Heng Swee Keat, deputy prime minister of Singapore
Asian reinsurers, regulators and academics have joined forces to form the Global Asia Insurance Partnership (GAIP) to develop new risk management products and serve as a policy think-tank.
The initiative was unveiled by Heng Swee Keat, the deputy prime minister of Singapore, who gave a keynote speech yesterday (Monday, November 2) at the SIRC 2020 Re-Mind virtual conference, taking place this week in place of the physical 17th Singapore International Reinsurance Conference, which has been rescheduled to November 2021.
Heng said GAIP will officially start work in January 2021, proposing measures that can help expand coverage in the region.
As well as lobbying for market-friendly policies and developing new products, GAIP will look to improve the development of local talent in the industry, he said, promoting skills that will be useful in the industry, such as expertise in big data and artificial intelligence (AI).
Reinsurers such as Singapore Life have already digitised their underwriting and claims-handling processes so they can all be done online, but there is potential for institutions to go even further, said Heng, with big data and AI presenting significant opportunities to improve risk modelling.
Meanwhile, the pandemic has also illustrated the need for more private-public partnerships (PPPs) to finance large systemic risks, he added. GAIP will focus in particular on how PPPs can be developed to help tackle Asia’s challenges around pandemic coverage and climate change.
He warned that the cost of rebuilding the global economy following the pandemic will add to public debt, adding: “we must all take risk management more seriously”.
The COVID-19 pandemic has revealed how much work societies have to do to understand the scale, complexity and inter-connectedness of risk, Heng noted. While economic growth has lifted a lot of Asians out of poverty in recent years, the region has a significant protection gap: since 1990 half of all the losses associated with natural disasters have been experienced in Asia, but only 9 percent of Asia’s losses in 2019 were insured, compared to 24 percent globally, Heng said.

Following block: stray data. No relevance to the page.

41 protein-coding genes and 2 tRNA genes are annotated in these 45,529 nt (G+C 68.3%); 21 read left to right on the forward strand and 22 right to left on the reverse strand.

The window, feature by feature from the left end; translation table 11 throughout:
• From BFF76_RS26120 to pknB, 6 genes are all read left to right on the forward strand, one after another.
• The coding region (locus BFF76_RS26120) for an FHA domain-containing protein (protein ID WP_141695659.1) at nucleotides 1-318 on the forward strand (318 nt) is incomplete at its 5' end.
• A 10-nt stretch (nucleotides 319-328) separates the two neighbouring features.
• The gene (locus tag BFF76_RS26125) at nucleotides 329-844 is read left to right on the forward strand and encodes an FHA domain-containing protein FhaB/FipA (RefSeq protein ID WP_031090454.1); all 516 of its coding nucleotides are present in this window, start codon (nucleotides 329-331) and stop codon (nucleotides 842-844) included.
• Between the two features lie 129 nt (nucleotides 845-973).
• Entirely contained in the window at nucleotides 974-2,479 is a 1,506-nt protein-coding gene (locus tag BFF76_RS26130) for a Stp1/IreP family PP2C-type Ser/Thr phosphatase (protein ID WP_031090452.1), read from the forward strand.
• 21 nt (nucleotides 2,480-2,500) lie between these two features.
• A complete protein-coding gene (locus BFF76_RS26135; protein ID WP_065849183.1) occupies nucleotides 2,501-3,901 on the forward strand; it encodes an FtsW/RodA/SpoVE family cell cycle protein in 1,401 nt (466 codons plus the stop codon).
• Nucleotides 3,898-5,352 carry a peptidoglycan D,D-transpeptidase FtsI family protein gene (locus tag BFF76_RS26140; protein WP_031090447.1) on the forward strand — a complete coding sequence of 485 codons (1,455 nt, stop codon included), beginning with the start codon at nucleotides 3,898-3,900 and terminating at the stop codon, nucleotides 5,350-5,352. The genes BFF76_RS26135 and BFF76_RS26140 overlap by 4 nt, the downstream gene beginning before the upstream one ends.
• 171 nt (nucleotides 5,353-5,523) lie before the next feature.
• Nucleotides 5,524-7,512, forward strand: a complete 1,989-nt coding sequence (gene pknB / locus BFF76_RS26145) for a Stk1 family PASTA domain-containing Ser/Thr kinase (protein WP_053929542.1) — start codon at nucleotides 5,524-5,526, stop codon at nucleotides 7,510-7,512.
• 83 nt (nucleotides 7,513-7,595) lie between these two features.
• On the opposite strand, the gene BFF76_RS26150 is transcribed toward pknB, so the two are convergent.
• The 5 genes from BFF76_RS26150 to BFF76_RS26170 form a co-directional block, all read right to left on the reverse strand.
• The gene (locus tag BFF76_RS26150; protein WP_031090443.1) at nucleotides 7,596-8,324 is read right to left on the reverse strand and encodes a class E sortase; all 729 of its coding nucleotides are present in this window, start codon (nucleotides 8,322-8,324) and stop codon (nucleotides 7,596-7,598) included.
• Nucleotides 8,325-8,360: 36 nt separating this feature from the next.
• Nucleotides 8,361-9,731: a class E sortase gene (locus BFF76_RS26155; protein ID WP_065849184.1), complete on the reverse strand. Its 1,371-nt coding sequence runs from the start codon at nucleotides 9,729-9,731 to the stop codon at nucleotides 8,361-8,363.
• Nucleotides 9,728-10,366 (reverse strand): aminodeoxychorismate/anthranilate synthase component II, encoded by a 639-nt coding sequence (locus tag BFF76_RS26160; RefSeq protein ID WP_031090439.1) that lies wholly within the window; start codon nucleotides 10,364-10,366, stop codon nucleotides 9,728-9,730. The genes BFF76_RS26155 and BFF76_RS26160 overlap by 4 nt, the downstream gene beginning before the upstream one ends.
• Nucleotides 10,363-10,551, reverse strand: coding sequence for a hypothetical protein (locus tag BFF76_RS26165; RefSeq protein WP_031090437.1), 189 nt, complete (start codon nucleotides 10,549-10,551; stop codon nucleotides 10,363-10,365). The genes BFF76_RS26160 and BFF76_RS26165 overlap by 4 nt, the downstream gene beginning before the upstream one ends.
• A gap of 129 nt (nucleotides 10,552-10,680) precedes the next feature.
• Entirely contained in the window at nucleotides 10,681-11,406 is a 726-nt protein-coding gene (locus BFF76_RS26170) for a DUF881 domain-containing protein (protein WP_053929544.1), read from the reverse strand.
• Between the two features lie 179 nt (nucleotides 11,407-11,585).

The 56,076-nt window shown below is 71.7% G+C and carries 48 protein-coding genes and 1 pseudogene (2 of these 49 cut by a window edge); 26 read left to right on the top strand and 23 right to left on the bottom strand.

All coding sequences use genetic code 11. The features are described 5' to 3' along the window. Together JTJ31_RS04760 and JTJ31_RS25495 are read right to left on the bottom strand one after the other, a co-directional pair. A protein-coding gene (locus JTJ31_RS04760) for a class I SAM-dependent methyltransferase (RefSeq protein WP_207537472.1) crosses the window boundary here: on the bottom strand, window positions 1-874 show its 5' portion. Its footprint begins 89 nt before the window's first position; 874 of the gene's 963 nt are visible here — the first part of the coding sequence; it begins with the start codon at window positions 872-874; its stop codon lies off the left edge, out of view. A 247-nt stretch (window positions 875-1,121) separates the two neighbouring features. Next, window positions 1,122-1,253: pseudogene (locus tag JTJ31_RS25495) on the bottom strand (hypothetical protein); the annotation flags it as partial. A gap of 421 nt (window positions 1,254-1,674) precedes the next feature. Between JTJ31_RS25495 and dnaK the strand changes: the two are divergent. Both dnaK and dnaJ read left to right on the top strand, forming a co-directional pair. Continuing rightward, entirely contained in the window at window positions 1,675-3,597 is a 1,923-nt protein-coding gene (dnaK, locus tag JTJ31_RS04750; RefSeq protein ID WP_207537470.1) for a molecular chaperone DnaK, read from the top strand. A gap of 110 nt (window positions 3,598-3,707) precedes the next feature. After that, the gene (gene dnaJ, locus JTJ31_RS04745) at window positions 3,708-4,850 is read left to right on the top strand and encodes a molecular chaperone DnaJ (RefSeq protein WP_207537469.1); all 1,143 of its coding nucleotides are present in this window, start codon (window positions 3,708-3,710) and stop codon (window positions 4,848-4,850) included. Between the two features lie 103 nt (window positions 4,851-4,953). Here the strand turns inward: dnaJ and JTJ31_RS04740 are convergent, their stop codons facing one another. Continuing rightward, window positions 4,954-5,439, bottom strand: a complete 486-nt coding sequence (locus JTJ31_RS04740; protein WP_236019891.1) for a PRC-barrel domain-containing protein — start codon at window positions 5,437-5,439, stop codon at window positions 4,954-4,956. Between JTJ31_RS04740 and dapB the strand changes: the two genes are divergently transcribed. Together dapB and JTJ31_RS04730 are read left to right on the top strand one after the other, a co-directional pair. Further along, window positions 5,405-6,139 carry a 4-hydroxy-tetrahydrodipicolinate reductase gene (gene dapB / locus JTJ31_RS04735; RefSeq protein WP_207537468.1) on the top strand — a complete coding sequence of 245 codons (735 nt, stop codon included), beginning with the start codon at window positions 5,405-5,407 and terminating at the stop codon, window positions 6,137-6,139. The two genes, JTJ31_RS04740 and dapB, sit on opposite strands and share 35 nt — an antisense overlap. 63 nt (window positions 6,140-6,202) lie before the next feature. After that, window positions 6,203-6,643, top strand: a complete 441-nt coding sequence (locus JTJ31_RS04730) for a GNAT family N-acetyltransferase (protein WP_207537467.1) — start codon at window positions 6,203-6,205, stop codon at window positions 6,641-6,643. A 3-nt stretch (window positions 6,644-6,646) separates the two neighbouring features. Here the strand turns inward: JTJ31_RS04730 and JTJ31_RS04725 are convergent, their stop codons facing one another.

Asia’s high protection gap is due to a lack of quality data and robust risk models, he added.
“We must all take risk management more seriously.” Heng Swee Keat, deputy prime minister of Singapore
Meanwhile, Marc Haushofer, chairman of the Singapore Reinsurers’ Association (SRA), admitted in his opening remarks that SRA had had reservations about holding its flagship event virtually. Some of SRA’s organising committee were concerned that video conference fatigue may have taken its toll and reduced appetite for an event that was not being held in person, Haushofer explained.
Ultimately SIRC 2020 did go ahead with a virtual programme, SIRC 2020 Re-Mind, attracting around 1,000 registrations by the opening day, from around 40 countries. The digital conference has shown the way forward for the industry and will influence future events, even when physical meetings are again possible, said Haushofer.
The virtual format attracted delegates who would not have attended the conference in person, he said, including some from Angola and Zimbabwe for the first time. This was in addition to participants from countries that regularly send attendees, including Malaysia, India, Australia, Hong Kong, the Philippines, Japan and the UK, he said.
The event has attracted more interest from the life and health sector, Haushofer added, in addition to the property and casualty reinsurers who typically attend the physical event in large numbers.
He noted that the COVID-19 pandemic has presented a considerable challenge to the reinsurance industry, but insisted the community had risen to the challenge with its inventiveness and resilience.
“This event proves the power to change is in all of our minds,” he said.
SIRC, Artificial Intelligence, COVID-19, Insurance, Reinsurance, Heng Swee Keat, Asia-Pacific